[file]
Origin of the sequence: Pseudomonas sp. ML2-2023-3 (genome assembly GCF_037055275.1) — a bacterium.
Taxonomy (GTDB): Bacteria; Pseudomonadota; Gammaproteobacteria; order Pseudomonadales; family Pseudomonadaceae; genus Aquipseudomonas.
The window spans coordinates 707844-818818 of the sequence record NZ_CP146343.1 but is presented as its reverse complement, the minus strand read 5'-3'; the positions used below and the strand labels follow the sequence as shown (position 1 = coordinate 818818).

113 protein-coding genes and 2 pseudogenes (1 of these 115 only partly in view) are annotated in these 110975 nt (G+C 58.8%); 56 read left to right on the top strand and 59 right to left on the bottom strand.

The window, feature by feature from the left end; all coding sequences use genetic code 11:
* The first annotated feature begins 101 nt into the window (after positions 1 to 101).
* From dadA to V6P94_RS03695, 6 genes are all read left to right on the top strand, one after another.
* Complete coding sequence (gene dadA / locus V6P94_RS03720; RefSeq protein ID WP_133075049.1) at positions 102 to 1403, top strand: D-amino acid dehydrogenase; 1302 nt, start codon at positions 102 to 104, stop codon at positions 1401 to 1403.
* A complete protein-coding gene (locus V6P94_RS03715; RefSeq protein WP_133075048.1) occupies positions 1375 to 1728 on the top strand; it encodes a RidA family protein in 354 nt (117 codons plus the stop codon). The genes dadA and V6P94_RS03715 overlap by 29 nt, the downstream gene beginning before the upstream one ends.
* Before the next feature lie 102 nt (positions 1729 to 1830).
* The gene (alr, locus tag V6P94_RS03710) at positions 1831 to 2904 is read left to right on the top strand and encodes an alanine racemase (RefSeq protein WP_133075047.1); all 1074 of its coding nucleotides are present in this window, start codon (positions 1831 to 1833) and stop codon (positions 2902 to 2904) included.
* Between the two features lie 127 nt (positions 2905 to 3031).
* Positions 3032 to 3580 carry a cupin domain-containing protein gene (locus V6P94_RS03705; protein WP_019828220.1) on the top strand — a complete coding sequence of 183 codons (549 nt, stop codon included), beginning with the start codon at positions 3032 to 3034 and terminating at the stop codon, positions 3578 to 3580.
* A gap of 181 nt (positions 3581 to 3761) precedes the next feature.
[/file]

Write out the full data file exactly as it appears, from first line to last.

Origin of the sequence: Pseudomonas sp. ML2-2023-3 (genome assembly GCF_037055275.1) — a bacterium.
Taxonomy (GTDB): Bacteria; Pseudomonadota; Gammaproteobacteria; order Pseudomonadales; family Pseudomonadaceae; genus Aquipseudomonas.
The window spans coordinates 707844-818818 of the sequence record NZ_CP146343.1 but is presented as its reverse complement, the minus strand read 5'-3'; the positions used below and the strand labels follow the sequence as shown (position 1 = coordinate 818818).

113 protein-coding genes and 2 pseudogenes (1 of these 115 only partly in view) are annotated in these 110975 nt (G+C 58.8%); 56 read left to right on the top strand and 59 right to left on the bottom strand.

The window, feature by feature from the left end; all coding sequences use genetic code 11:
* The first annotated feature begins 101 nt into the window (after positions 1 to 101).
* From dadA to V6P94_RS03695, 6 genes are all read left to right on the top strand, one after another.
* Complete coding sequence (gene dadA / locus V6P94_RS03720; RefSeq protein ID WP_133075049.1) at positions 102 to 1403, top strand: D-amino acid dehydrogenase; 1302 nt, start codon at positions 102 to 104, stop codon at positions 1401 to 1403.
* A complete protein-coding gene (locus V6P94_RS03715; RefSeq protein WP_133075048.1) occupies positions 1375 to 1728 on the top strand; it encodes a RidA family protein in 354 nt (117 codons plus the stop codon). The genes dadA and V6P94_RS03715 overlap by 29 nt, the downstream gene beginning before the upstream one ends.
* Before the next feature lie 102 nt (positions 1729 to 1830).
* The gene (alr, locus tag V6P94_RS03710) at positions 1831 to 2904 is read left to right on the top strand and encodes an alanine racemase (RefSeq protein WP_133075047.1); all 1074 of its coding nucleotides are present in this window, start codon (positions 1831 to 1833) and stop codon (positions 2902 to 2904) included.
* Between the two features lie 127 nt (positions 2905 to 3031).
* Positions 3032 to 3580 carry a cupin domain-containing protein gene (locus V6P94_RS03705; protein WP_019828220.1) on the top strand — a complete coding sequence of 183 codons (549 nt, stop codon included), beginning with the start codon at positions 3032 to 3034 and terminating at the stop codon, positions 3578 to 3580.
* A gap of 181 nt (positions 3581 to 3761) precedes the next feature.